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Thread: So, just picked up a 70-200 2.8 II, and...hmm...

  1. #11
    Senior Member neuroanatomist's Avatar
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    Quote Originally Posted by ashmadux View Post
    if its good on the rebels, its good everywhere.
    Sorry, but Rick is correct - this logic is unsound. My 17-55mm f/2.8 IS was perfect on my T1i/500D, and front-focuses on my 7D. My 100mm f/2.8L Macro IS back focused on my T1i (which was a significant factor in my decision to get a 7D, for AFMA). On the 7D, the 100L is perfect, but on the 5DII it front focuses. Each lens-body combination is somewhat unique. Take a pair of lenses that both front focus on one body, put them on another and one may still front focus while the other back focuses.

    Also, an f/4 lens isn't the best 'gold standard'. The deeper DoF at that comparatively narrow aperture will mask AF errors that would be evident with faster lenses.

  2. #12
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    I hear you guys- cant argue with your reasoning. Ill give it a try. I may not even have the time for much testing since its the holidays...more than likely its going back for an exchange within 6 days.

    the 7d is going back to the (canon)shop, already boxed up, but i may pop that open to try this tonight. The 7d has issues...way too much iso noise, and softness fluctuates from shot to shot. i compared shots on a t2i rental from months ago to any/all of my 7d shots..7 loses. As of now, i dont trust a 7d, and i may toss it in favor of a 60d.

  3. #13
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    Quote Originally Posted by HDNitehawk View Post
    ashmadux

    If you use the method Sean describes you will be able to tell if the lens is sharp or not. I think you will find that the lens is sharp using this method.

    Your logic that your rebel body is not the problem is not sound. No doubt the camera may perform flawlessly with other lenses, but that doesn't mean it will play nice with all lenses. Bodies seem to vary from one to the other in how they interact with certain lenses.

    When I bought my 70-200mm I set up tests to check it. After several thousand test pictures using the lensalign pro, on my 5D II, 1D IV and 7D I found something out. The 70-200mm has a focus curve from one end of the rage (70mm) to the long end (200mm). It will front focus slightly at 70mm and back focus slightly at 200mm. The lenses focus falls within the acceptable area through the whole range. This phenomena was hardly noticeable when using the 5D II, using the crop bodies it became more noticeable.

    Even if your new 70-200mm passes Seans test for sharpness, it will not correct your problems. If you are not getting sharp focus using AF you have three options (2 in the case of the rebel), Do an AF Microadjustment, send the lens and bodies to Canon and have them do an adjustment or send the lens back for another copy and hope it plays well with all your camera bodies.

    Spot on (no pun intended)

    After performing an initial test and comparing images side 2 side (MF/AF) its just like you said- sharper in MF- the AF is producing a softer picture throughout the zoom range- though the lens seems soft at 200 mm using either AF method. Personally, I dont want to have to deal with glass that is inconsistent from body to body, as impractical as that may sound.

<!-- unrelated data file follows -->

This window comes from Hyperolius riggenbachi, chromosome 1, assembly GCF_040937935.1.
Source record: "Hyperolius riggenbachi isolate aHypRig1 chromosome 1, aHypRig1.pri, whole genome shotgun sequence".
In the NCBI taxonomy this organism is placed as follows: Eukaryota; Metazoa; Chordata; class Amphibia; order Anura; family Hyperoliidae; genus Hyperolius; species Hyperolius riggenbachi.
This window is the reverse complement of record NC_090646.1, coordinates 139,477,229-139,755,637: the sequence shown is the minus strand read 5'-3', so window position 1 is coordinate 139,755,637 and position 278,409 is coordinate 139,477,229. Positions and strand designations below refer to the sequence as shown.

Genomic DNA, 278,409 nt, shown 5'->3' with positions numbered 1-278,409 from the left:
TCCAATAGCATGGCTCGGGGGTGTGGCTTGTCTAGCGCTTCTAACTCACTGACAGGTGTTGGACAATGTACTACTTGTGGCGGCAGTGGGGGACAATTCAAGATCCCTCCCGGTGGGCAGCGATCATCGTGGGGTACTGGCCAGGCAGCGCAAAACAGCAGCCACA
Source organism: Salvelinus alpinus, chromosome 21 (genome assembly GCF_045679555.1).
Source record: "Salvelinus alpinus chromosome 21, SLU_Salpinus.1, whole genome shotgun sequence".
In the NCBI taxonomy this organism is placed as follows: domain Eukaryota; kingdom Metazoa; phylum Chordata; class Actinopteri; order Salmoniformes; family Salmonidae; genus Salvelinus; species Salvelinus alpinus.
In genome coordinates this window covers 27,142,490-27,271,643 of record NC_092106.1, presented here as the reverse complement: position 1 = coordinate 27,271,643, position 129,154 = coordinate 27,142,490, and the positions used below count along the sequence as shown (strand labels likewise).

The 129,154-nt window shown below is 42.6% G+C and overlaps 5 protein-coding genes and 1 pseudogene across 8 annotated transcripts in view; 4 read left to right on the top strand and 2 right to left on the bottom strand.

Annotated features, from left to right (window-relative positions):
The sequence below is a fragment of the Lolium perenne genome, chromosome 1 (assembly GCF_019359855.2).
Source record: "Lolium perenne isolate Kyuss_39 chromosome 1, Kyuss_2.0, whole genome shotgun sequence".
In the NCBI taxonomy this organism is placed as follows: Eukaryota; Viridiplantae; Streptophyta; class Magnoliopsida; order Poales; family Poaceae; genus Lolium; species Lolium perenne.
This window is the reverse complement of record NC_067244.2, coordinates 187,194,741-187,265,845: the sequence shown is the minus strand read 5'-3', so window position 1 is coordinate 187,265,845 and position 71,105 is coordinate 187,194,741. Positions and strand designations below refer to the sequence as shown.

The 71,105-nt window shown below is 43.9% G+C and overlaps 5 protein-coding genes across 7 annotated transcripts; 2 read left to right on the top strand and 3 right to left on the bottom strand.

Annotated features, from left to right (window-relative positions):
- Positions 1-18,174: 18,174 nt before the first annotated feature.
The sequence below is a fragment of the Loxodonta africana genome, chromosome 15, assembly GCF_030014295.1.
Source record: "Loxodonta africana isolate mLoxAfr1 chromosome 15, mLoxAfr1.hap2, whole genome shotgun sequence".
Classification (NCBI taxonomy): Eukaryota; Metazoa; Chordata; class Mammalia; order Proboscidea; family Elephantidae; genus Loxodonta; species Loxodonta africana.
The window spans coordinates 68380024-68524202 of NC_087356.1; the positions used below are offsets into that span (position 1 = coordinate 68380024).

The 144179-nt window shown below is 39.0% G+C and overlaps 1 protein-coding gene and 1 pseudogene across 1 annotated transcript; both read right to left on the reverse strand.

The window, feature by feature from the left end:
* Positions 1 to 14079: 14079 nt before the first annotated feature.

Ill try the MA tonight and see how that goes, but its leaning towards the AF not producing the best it can. Ah well, it will likely go back to the shop tomorrow. Crossing my fingers for a second version.

  4. #14
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    ashmadux

    Let me qualify my statement a bit. The 70-200mm is the best zoom canon lens I have owned. If your version isn't working with your AF system, sending it back is what I would do as well. It has always been my opinion that if you spend $2,000 for something it should work as intended.

    What a camera needs and does not have is the ability to do a AF manual adjustment at both ends of the zoom range.

    When I did my testing I did over 1000 shots. The focus curve I spoke about seems to be S shaped, meaning in the center ranges it is less noticeable, and feathers off abruptly when your at the widest and longest. I suspect that it is just the nature of this lens and just how the mechanics work. Even though it works like this, in real life situations it was not significant enough that I ever notice. When I say it is off I mean it has a bias for the DOF to shift toward that direction. You should be getting super sharp results, I do with mine. I wouldn't discount the lens because it works this way. Each lens has its own unique properties, and if you know those properties you can work the lens to its potential.

    You should know also by looking at the charts that the 70-200mm is at its sharpest at 200mm, and less so at 70mm.

  5. #15
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    I had a 135mm lens that had an autofocus issue. Back focus. Sent it to Canon with my body, they calibrated the lens to my body (because my other lenses worked fine), and it came back behaving superbly. Easier that than taking a chance to roll the dice.

  6. #16
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    @Collin what, if anything does Canon charge for that? If it's in warranty is it covered?

  7. #17
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    It was in warranty, and it was free, at least the first time, but it hasn't needed a second.

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